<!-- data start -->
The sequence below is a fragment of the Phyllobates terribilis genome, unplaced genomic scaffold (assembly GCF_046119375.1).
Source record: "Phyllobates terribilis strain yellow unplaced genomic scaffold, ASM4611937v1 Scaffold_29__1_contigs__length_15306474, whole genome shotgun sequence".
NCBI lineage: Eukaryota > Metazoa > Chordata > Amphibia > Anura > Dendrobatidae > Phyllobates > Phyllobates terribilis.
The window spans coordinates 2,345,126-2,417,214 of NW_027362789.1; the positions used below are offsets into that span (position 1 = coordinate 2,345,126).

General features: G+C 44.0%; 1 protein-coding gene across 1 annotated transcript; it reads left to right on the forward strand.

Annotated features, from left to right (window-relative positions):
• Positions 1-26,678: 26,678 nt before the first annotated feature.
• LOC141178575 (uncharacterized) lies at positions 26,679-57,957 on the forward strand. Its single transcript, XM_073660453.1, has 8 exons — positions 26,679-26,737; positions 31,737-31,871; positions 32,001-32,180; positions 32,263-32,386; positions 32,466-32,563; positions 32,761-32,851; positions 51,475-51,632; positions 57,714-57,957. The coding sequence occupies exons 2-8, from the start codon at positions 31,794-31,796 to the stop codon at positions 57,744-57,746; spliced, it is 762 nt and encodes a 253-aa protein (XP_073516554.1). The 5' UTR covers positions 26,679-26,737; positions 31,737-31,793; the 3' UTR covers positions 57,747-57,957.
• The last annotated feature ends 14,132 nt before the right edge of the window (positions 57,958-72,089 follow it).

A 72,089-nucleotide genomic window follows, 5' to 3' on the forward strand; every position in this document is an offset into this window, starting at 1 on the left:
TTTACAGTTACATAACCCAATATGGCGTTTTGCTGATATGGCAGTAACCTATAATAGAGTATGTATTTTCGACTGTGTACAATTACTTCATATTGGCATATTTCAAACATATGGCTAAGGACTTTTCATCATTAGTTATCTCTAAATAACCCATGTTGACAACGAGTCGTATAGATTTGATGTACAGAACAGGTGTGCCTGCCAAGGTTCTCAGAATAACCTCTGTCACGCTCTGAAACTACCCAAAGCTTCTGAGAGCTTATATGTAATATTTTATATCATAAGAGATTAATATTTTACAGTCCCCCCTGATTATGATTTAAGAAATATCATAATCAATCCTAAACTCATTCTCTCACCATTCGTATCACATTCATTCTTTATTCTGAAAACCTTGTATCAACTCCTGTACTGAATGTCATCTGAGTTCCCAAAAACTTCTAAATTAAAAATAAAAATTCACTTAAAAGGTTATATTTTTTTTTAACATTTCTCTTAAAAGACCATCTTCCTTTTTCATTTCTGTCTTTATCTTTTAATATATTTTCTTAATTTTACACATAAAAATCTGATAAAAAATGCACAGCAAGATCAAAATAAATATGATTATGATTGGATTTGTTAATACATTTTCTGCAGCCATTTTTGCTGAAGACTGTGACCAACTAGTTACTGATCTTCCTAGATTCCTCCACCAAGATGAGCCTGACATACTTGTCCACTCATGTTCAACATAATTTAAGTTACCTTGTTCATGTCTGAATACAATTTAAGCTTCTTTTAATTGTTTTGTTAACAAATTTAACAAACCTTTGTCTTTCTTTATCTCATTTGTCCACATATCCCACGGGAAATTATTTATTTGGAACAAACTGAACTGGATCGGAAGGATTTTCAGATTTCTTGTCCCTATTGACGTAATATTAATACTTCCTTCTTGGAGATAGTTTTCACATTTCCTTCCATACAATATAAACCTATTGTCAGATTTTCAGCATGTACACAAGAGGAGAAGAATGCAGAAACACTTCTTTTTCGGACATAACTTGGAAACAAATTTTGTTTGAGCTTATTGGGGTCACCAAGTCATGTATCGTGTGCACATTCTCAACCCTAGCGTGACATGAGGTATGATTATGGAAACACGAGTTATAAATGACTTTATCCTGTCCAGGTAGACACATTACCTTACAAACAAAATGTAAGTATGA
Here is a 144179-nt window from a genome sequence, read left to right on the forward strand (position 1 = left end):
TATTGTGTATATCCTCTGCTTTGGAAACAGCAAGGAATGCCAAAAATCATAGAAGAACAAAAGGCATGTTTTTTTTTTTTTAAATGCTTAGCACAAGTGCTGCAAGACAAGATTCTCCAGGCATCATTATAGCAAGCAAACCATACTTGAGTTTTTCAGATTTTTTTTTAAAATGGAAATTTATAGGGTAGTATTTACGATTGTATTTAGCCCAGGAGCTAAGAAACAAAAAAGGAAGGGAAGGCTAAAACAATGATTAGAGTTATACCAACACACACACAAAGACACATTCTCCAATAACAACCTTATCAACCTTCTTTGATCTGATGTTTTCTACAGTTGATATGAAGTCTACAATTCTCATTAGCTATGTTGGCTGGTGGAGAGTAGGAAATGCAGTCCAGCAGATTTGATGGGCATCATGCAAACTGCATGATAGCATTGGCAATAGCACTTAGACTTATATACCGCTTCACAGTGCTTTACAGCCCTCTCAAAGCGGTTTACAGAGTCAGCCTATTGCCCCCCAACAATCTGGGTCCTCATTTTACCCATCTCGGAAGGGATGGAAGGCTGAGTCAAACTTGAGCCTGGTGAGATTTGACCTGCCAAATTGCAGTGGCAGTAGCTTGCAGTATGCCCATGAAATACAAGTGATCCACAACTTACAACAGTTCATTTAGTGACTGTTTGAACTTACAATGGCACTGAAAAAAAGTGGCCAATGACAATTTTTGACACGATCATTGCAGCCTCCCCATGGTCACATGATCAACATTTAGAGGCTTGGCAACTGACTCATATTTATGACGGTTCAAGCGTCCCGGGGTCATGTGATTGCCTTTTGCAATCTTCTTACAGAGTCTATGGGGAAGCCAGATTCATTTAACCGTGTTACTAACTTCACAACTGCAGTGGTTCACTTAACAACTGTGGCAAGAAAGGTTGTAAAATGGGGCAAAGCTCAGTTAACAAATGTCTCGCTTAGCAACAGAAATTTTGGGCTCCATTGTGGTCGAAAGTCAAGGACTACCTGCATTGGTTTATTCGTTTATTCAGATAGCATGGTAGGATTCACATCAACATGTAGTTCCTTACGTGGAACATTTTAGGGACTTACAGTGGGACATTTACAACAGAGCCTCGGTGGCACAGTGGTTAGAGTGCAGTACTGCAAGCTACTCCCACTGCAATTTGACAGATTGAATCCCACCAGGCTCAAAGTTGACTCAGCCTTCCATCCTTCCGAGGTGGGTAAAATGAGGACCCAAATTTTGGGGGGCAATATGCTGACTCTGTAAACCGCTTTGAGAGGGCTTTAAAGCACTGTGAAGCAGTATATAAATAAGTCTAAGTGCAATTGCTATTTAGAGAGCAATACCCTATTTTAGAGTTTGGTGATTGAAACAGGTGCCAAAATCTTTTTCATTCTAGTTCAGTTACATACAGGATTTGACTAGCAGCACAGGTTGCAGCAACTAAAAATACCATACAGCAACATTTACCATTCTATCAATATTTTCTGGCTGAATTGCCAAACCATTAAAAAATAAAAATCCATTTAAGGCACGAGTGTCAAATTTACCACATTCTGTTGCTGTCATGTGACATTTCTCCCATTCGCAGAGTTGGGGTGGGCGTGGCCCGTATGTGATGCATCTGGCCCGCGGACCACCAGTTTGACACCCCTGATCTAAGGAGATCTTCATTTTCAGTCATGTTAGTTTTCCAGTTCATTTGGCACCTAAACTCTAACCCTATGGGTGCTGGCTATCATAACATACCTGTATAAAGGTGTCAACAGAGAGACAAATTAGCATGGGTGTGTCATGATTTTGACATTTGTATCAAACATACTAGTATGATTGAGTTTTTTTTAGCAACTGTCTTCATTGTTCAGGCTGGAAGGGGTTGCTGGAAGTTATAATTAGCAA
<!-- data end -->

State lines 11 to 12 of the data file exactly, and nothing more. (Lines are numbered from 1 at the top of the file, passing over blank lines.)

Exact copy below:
TTTACAGTTACATAACCCAATATGGCGTTTTGCTGATATGGCAGTAACCTATAATAGAGTATGTATTTTCGACTGTGTACAATTACTTCATATTGGCATATTTCAAACATATGGCTAAGGACTTTTCATCATTAGTTATCTCTAAATAACCCATGTTGACAACGAGTCGTATAGATTTGATGTACAGAACAGGTGTGCCTGCCAAGGTTCTCAGAATAACCTCTGTCACGCTCTGAAACTACCCAAAGCTTCTGAGAGCTTATATGTAATATTTTATATCATAAGAGATTAATATTTTACAGTCCCCCCTGATTATGATTTAAGAAATATCATAATCAATCCTAAACTCATTCTCTCACCATTCGTATCACATTCATTCTTTATTCTGAAAACCTTGTATCAACTCCTGTACTGAATGTCATCTGAGTTCCCAAAAACTTCTAAATTAAAAATAAAAATTCACTTAAAAGGTTATATTTTTTTTTAACATTTCTCTTAAAAGACCATCTTCCTTTTTCATTTCTGTCTTTATCTTTTAATATATTTTCTTAATTTTACACATAAAAATCTGATAAAAAATGCACAGCAAGATCAAAATAAATATGATTATGATTGGATTTGTTAATACATTTTCTGCAGCCATTTTTGCTGAAGACTGTGACCAACTAGTTACTGATCTTCCTAGATTCCTCCACCAAGATGAGCCTGACATACTTGTCCACTCATGTTCAACATAATTTAAGTTACCTTGTTCATGTCTGAATACAATTTAAGCTTCTTTTAATTGTTTTGTTAACAAATTTAACAAACCTTTGTCTTTCTTTATCTCATTTGTCCACATATCCCACGGGAAATTATTTATTTGGAACAAACTGAACTGGATCGGAAGGATTTTCAGATTTCTTGTCCCTATTGACGTAATATTAATACTTCCTTCTTGGAGATAGTTTTCACATTTCCTTCCATACAATATAAACCTATTGTCAGATTTTCAGCATGTACACAAGAGGAGAAGAATGCAGAAACACTTCTTTTTCGGACATAACTTGGAAACAAATTTTGTTTGAGCTTATTGGGGTCACCAAGTCATGTATCGTGTGCACATTCTCAACCCTAGCGTGACATGAGGTATGATTATGGAAACACGAGTTATAAATGACTTTATCCTGTCCAGGTAGACACATTACCTTACAAACAAAATGTAAGTATGA
Here is a 144179-nt window from a genome sequence, read left to right on the forward strand (position 1 = left end):